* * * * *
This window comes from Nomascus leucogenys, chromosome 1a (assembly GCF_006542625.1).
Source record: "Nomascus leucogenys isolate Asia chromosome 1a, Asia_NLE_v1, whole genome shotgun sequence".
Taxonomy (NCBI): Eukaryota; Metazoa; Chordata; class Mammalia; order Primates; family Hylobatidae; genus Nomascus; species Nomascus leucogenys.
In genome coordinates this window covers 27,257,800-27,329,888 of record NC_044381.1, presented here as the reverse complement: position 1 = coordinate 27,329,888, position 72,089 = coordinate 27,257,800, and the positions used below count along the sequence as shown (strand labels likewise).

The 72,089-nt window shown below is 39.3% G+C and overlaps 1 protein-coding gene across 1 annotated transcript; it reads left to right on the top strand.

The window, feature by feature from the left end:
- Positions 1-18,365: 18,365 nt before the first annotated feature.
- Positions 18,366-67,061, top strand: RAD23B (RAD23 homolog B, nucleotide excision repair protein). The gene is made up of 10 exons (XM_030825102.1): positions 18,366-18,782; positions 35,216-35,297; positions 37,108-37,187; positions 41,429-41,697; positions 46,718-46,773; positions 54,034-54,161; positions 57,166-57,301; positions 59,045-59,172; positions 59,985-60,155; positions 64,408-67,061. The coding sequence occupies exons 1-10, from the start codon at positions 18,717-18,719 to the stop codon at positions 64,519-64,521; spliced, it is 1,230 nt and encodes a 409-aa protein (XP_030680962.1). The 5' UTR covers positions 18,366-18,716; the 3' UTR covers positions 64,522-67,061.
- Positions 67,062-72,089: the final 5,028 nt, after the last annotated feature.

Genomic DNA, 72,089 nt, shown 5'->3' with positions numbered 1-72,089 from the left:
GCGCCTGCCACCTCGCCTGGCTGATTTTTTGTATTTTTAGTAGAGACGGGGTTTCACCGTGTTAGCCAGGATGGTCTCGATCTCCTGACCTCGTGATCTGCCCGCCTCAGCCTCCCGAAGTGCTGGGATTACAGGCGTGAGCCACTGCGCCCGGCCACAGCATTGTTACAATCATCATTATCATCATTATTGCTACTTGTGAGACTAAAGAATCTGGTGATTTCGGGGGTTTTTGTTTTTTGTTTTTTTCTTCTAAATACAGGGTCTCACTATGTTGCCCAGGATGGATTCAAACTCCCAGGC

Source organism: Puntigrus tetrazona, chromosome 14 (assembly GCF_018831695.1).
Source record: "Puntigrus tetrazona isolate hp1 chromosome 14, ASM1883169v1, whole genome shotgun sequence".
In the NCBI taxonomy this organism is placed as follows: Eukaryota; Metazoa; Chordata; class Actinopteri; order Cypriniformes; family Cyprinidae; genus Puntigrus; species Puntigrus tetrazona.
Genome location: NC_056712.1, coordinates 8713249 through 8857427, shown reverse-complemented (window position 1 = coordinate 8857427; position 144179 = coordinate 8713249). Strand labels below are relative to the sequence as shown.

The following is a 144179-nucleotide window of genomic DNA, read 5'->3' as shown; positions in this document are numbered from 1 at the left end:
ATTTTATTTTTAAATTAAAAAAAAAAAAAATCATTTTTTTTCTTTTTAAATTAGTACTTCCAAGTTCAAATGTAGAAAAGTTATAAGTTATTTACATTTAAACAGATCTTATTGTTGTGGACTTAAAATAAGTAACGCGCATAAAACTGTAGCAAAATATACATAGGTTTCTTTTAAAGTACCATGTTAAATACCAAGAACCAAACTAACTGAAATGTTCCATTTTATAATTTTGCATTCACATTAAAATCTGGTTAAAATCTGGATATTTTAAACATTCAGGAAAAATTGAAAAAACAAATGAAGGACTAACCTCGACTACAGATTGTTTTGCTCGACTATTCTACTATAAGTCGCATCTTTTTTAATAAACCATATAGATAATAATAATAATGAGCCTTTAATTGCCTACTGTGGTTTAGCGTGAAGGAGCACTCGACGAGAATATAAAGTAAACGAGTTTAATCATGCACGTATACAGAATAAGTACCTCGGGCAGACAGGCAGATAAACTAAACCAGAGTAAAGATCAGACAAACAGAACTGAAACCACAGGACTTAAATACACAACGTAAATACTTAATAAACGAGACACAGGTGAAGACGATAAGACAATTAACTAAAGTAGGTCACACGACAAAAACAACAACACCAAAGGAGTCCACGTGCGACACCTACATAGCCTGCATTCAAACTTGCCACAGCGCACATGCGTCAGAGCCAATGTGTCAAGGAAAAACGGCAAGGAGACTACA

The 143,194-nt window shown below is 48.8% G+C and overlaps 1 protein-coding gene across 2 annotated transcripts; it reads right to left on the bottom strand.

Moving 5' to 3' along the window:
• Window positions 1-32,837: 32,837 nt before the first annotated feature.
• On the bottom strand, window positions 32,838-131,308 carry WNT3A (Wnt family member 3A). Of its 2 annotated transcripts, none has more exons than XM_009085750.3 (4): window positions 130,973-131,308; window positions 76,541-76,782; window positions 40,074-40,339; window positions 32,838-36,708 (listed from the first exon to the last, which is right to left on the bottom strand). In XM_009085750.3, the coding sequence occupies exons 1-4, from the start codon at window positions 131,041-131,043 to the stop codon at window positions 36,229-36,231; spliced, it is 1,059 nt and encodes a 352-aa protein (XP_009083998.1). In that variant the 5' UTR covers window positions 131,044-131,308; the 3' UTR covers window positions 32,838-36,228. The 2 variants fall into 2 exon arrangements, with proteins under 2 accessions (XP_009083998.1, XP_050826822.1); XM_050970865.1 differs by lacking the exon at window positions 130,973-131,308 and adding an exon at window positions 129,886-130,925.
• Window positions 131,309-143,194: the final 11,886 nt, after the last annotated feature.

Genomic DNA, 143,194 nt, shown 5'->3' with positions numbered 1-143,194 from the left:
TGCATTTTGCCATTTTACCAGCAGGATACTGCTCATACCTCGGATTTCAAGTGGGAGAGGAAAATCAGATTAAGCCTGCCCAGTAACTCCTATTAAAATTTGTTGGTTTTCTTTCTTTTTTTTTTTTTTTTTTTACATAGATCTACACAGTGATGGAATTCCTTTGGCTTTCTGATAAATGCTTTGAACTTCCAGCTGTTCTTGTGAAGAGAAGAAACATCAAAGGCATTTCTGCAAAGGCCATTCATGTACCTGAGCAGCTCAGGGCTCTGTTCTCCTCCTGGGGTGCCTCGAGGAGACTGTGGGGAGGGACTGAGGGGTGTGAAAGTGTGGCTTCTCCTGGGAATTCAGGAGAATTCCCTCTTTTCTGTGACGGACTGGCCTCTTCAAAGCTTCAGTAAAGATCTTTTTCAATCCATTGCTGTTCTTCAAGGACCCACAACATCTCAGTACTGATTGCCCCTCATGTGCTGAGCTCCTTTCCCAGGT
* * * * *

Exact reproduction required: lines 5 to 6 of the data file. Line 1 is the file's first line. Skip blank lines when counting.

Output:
The 72,089-nt window shown below is 39.3% G+C and overlaps 1 protein-coding gene across 1 annotated transcript; it reads left to right on the top strand.

The window, feature by feature from the left end: